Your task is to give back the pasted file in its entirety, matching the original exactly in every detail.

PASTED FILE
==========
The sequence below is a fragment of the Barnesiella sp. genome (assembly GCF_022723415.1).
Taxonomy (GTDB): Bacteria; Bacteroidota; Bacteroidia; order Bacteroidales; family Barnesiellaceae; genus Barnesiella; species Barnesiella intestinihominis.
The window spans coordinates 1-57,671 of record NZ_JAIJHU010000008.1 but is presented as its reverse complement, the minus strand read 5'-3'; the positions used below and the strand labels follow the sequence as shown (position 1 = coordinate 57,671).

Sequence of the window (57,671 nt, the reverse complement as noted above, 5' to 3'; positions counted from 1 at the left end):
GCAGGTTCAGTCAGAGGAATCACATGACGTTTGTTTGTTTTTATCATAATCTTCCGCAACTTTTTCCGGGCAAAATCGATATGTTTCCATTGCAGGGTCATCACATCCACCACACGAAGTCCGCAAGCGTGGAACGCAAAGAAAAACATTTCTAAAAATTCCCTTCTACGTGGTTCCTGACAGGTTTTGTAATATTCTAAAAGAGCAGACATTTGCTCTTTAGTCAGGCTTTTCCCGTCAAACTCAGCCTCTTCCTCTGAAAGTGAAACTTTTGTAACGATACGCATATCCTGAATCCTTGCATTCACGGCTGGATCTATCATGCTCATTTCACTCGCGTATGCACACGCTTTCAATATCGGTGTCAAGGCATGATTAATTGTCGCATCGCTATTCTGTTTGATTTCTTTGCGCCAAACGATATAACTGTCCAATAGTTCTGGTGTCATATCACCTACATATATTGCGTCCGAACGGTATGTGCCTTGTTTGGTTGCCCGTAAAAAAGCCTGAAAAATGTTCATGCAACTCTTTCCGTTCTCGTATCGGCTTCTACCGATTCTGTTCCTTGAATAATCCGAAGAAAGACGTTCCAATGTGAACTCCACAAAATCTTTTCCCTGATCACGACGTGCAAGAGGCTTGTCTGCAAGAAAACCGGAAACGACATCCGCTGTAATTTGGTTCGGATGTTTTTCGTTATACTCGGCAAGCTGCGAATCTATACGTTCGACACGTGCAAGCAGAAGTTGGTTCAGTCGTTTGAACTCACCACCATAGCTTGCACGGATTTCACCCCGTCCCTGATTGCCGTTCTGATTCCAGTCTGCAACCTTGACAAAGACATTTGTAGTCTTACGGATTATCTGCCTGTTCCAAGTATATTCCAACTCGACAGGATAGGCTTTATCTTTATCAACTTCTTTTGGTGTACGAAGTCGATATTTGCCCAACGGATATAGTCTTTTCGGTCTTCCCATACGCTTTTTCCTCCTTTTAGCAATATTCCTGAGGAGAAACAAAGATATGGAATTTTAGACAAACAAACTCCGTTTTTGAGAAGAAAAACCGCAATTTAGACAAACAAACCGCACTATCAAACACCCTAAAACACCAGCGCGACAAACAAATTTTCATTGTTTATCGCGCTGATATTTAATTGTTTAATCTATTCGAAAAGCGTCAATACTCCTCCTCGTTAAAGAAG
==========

The sequence below is a fragment of the Barnesiella sp. genome (assembly GCF_022723415.1).
Taxonomy (GTDB): Bacteria; Bacteroidota; Bacteroidia; order Bacteroidales; family Barnesiellaceae; genus Barnesiella; species Barnesiella intestinihominis.
The window spans coordinates 1-57,671 of record NZ_JAIJHU010000008.1 but is presented as its reverse complement, the minus strand read 5'-3'; the positions used below and the strand labels follow the sequence as shown (position 1 = coordinate 57,671).

Sequence of the window (57,671 nt, the reverse complement as noted above, 5' to 3'; positions counted from 1 at the left end):
GCAGGTTCAGTCAGAGGAATCACATGACGTTTGTTTGTTTTTATCATAATCTTCCGCAACTTTTTCCGGGCAAAATCGATATGTTTCCATTGCAGGGTCATCACATCCACCACACGAAGTCCGCAAGCGTGGAACGCAAAGAAAAACATTTCTAAAAATTCCCTTCTACGTGGTTCCTGACAGGTTTTGTAATATTCTAAAAGAGCAGACATTTGCTCTTTAGTCAGGCTTTTCCCGTCAAACTCAGCCTCTTCCTCTGAAAGTGAAACTTTTGTAACGATACGCATATCCTGAATCCTTGCATTCACGGCTGGATCTATCATGCTCATTTCACTCGCGTATGCACACGCTTTCAATATCGGTGTCAAGGCATGATTAATTGTCGCATCGCTATTCTGTTTGATTTCTTTGCGCCAAACGATATAACTGTCCAATAGTTCTGGTGTCATATCACCTACATATATTGCGTCCGAACGGTATGTGCCTTGTTTGGTTGCCCGTAAAAAAGCCTGAAAAATGTTCATGCAACTCTTTCCGTTCTCGTATCGGCTTCTACCGATTCTGTTCCTTGAATAATCCGAAGAAAGACGTTCCAATGTGAACTCCACAAAATCTTTTCCCTGATCACGACGTGCAAGAGGCTTGTCTGCAAGAAAACCGGAAACGACATCCGCTGTAATTTGGTTCGGATGTTTTTCGTTATACTCGGCAAGCTGCGAATCTATACGTTCGACACGTGCAAGCAGAAGTTGGTTCAGTCGTTTGAACTCACCACCATAGCTTGCACGGATTTCACCCCGTCCCTGATTGCCGTTCTGATTCCAGTCTGCAACCTTGACAAAGACATTTGTAGTCTTACGGATTATCTGCCTGTTCCAAGTATATTCCAACTCGACAGGATAGGCTTTATCTTTATCAACTTCTTTTGGTGTACGAAGTCGATATTTGCCCAACGGATATAGTCTTTTCGGTCTTCCCATACGCTTTTTCCTCCTTTTAGCAATATTCCTGAGGAGAAACAAAGATATGGAATTTTAGACAAACAAACTCCGTTTTTGAGAAGAAAAACCGCAATTTAGACAAACAAACCGCACTATCAAACACCCTAAAACACCAGCGCGACAAACAAATTTTCATTGTTTATCGCGCTGATATTTAATTGTTTAATCTATTCGAAAAGCGTCAATACTCCTCCTCGTTAAAGAAG